This show definitely falls under the cult heading — it actually didn’t run very long, and many don’t remember it all, but those who do have fond memories. The story of two human teenagers brought to an intergalactic high school, Galaxy High was developed by Chris Columbus, the Goonies and Gremlins writer who would go on to direct films like Home Alone and the first two Harry Potters. While certainly a show of its time in terms of its low-animation quality, there was a lot of appealing aspects to this series — it’s got an engaging wish fulfillment concept (going to school in outer space, with flying cars and crazy aliens everywhere!) and impressive character design, not to mention the sheer number of creatures the series portrayed. There were also some amusingly dark moments snuck in, such as a scene in which lead character Doyle smashes a fly between his hands, only to be told that the fly was a fellow student.
While there are plenty of anime programs on our list, Death Note is the most recent. Just finishing up its animated run in the U.S., this series was based on the manga created by writer Tsugumi Ohba and illustrator Takeshi Obata. Gaining momentum immediately, this show was an instant hit with the anime audience, due to a smart story, interesting characters, and a premise that is just odd enough to separate itself from other shows in its genre.
Propelled by its two main characters, Death Note moves from episode to episode keeping us at the edge of our seat wondering whether the ultimate detective L can in fact take down the murderous Kira (the series’ main character Light Yagami). With plenty of surprises, including one massive bombshell halfway through the series, we are left wondering what it will take to stop the brilliant and evil Light Yagami. A note to those who haven’t seen or read the series. avoid spoilers and Death Note will blow you away.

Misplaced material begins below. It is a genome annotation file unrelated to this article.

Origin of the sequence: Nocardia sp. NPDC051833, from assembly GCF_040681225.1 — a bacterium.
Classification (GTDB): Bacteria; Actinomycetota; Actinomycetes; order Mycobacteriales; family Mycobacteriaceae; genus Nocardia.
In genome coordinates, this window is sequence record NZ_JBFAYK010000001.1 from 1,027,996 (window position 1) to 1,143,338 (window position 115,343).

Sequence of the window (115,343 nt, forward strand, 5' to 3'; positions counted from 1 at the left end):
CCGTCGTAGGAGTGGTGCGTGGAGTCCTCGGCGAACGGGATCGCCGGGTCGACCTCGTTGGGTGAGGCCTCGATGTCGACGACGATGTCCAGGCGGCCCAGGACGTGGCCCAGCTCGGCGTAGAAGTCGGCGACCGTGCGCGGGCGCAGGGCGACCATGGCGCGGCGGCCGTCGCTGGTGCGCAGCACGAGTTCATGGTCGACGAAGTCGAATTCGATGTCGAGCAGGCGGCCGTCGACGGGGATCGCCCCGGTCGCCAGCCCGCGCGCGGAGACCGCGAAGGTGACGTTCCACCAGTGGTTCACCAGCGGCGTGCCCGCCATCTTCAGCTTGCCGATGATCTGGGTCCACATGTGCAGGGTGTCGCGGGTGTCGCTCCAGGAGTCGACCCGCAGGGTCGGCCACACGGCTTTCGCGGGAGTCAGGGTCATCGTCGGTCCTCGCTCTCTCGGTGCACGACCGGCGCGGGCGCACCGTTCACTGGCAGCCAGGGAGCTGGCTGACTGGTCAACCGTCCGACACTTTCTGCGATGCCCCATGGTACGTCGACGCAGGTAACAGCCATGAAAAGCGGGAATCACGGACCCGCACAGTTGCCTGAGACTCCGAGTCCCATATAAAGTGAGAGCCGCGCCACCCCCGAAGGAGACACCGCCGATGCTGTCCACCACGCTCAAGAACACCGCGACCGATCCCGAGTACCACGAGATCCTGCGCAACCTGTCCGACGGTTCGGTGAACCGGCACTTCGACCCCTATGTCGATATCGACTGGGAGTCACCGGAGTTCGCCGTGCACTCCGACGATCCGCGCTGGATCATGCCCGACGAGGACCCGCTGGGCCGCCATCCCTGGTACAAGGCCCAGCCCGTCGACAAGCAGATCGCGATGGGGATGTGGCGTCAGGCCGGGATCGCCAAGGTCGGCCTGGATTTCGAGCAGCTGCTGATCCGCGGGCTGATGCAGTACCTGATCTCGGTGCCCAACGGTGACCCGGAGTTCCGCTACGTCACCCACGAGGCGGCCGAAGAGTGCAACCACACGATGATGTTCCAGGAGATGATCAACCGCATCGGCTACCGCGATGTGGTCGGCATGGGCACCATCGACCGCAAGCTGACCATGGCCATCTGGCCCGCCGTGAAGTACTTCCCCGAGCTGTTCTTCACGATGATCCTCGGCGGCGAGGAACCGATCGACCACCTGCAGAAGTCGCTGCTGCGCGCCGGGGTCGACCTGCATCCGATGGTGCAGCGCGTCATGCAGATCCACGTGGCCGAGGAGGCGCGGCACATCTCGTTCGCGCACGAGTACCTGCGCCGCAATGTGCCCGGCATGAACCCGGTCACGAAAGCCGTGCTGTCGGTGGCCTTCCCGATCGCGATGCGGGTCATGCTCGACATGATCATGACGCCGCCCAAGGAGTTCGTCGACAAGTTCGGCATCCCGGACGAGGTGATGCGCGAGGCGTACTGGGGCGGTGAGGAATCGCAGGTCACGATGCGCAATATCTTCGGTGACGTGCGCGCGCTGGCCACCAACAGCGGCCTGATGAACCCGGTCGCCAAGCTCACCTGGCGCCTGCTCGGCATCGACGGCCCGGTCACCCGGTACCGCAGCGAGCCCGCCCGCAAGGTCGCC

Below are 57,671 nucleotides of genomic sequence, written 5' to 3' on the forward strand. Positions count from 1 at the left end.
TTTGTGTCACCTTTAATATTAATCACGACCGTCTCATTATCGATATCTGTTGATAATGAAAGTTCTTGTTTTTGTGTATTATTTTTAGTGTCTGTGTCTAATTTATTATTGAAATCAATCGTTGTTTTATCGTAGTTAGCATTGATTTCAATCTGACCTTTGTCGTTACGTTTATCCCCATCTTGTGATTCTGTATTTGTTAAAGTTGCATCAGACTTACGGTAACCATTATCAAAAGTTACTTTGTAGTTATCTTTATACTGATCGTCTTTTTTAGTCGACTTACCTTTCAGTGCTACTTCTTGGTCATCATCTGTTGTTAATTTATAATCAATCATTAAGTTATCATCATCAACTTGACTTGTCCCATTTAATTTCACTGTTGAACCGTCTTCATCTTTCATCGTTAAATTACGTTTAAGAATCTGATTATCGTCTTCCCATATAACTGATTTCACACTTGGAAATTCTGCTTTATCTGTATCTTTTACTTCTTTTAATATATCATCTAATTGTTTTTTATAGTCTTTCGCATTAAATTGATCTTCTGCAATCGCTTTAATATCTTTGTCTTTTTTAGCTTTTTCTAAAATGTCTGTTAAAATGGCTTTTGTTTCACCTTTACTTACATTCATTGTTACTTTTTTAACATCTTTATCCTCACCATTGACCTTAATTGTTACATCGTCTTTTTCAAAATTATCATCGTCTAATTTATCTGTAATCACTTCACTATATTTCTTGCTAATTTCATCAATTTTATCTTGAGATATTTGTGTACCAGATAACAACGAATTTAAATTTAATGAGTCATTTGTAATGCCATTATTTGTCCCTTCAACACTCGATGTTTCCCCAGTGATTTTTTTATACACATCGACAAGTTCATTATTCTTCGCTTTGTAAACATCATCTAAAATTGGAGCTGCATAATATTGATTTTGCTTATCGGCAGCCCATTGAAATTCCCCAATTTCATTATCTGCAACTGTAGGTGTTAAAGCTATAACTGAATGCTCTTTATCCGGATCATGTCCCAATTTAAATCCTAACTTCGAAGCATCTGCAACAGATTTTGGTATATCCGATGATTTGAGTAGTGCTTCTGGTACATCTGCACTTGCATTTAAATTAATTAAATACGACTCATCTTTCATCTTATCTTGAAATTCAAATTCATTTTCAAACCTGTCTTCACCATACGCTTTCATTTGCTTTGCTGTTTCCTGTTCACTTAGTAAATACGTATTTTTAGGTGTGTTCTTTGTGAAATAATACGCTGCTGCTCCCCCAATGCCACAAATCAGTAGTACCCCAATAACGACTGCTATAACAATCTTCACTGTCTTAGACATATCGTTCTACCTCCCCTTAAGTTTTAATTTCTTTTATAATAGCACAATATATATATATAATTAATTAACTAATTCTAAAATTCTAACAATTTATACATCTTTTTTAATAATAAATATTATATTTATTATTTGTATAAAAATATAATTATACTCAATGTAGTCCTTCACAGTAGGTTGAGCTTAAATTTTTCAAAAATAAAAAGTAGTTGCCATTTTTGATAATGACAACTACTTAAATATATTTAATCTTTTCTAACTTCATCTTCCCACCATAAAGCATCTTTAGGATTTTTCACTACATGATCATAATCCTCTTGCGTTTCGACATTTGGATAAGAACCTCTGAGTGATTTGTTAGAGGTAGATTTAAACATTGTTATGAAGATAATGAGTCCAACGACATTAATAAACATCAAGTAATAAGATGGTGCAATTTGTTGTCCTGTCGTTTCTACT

The amazing Hanna-Barbera cheese-fest that made up most of the Super Friends run was nevertheless a wonderful thing back in the mid- to late-’70s. Here we had not just Batman (and Robin, of course), but also Superman, Wonder Woman, Aquaman, and, uh, Wendy, Marvin, and Wonderdog. So, yeah, like we said — there was cheese. But this was not just one of the earliest filmed incarnations of the Justice League, serving to entice us with the possibility of what these characters could be like together on the screen, but as the series progressed through its many permutations over the next 13 years, more and more characters from the DC universe were introduced, not the least of which was the villainous Legion of Doom, making their first appearance here but featuring a baker’s dozen of familiar comic-book baddies. Eventually the series took on various secondary titles, as in its last two seasons with the monikers The Legendary Super Powers Show and finally The Super Powers Team: Galactic Guardians, where the cosmic evil dude called Darkseid showed up and things actually got kind of, well, dark story-wise (even Batman’s origin story was told here, which is certainly lightyears away from the content of the old Wendy and Marvin stories).